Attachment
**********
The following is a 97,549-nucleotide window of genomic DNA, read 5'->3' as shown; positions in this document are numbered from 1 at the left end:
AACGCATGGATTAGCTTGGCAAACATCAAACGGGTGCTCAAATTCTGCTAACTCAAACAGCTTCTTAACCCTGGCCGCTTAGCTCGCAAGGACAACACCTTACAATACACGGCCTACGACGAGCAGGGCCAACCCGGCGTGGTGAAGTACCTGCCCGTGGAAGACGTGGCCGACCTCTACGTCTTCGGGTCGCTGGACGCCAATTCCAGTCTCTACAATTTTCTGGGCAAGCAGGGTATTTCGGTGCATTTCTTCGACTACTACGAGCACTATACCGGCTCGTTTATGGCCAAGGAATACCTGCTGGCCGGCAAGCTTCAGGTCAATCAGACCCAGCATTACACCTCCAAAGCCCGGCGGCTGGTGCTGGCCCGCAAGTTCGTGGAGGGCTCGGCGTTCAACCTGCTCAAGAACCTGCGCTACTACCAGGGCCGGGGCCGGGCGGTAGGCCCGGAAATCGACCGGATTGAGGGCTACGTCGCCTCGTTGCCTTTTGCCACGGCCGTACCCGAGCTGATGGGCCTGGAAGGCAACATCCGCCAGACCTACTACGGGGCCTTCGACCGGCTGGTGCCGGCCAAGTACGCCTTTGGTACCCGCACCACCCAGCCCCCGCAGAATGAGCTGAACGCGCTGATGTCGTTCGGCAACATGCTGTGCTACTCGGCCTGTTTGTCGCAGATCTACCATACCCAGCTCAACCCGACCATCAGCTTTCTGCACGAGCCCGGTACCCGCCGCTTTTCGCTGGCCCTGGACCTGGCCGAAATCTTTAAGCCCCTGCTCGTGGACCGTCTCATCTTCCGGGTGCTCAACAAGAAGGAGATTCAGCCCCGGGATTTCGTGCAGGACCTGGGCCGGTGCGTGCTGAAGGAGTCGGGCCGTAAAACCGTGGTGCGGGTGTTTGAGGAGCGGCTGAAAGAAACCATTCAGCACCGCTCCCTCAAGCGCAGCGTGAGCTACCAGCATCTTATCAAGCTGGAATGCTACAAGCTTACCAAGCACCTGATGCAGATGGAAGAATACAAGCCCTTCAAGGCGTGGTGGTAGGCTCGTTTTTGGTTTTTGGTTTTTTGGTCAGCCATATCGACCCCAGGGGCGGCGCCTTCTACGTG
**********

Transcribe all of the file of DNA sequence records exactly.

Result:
The following is a 97,549-nucleotide window of genomic DNA, read 5'->3' as shown; positions in this document are numbered from 1 at the left end:
AACGCATGGATTAGCTTGGCAAACATCAAACGGGTGCTCAAATTCTGCTAACTCAAACAGCTTCTTAACCCTGGCCGCTTAGCTCGCAAGGACAACACCTTACAATACACGGCCTACGACGAGCAGGGCCAACCCGGCGTGGTGAAGTACCTGCCCGTGGAAGACGTGGCCGACCTCTACGTCTTCGGGTCGCTGGACGCCAATTCCAGTCTCTACAATTTTCTGGGCAAGCAGGGTATTTCGGTGCATTTCTTCGACTACTACGAGCACTATACCGGCTCGTTTATGGCCAAGGAATACCTGCTGGCCGGCAAGCTTCAGGTCAATCAGACCCAGCATTACACCTCCAAAGCCCGGCGGCTGGTGCTGGCCCGCAAGTTCGTGGAGGGCTCGGCGTTCAACCTGCTCAAGAACCTGCGCTACTACCAGGGCCGGGGCCGGGCGGTAGGCCCGGAAATCGACCGGATTGAGGGCTACGTCGCCTCGTTGCCTTTTGCCACGGCCGTACCCGAGCTGATGGGCCTGGAAGGCAACATCCGCCAGACCTACTACGGGGCCTTCGACCGGCTGGTGCCGGCCAAGTACGCCTTTGGTACCCGCACCACCCAGCCCCCGCAGAATGAGCTGAACGCGCTGATGTCGTTCGGCAACATGCTGTGCTACTCGGCCTGTTTGTCGCAGATCTACCATACCCAGCTCAACCCGACCATCAGCTTTCTGCACGAGCCCGGTACCCGCCGCTTTTCGCTGGCCCTGGACCTGGCCGAAATCTTTAAGCCCCTGCTCGTGGACCGTCTCATCTTCCGGGTGCTCAACAAGAAGGAGATTCAGCCCCGGGATTTCGTGCAGGACCTGGGCCGGTGCGTGCTGAAGGAGTCGGGCCGTAAAACCGTGGTGCGGGTGTTTGAGGAGCGGCTGAAAGAAACCATTCAGCACCGCTCCCTCAAGCGCAGCGTGAGCTACCAGCATCTTATCAAGCTGGAATGCTACAAGCTTACCAAGCACCTGATGCAGATGGAAGAATACAAGCCCTTCAAGGCGTGGTGGTAGGCTCGTTTTTGGTTTTTGGTTTTTTGGTCAGCCATATCGACCCCAGGGGCGGCGCCTTCTACGTG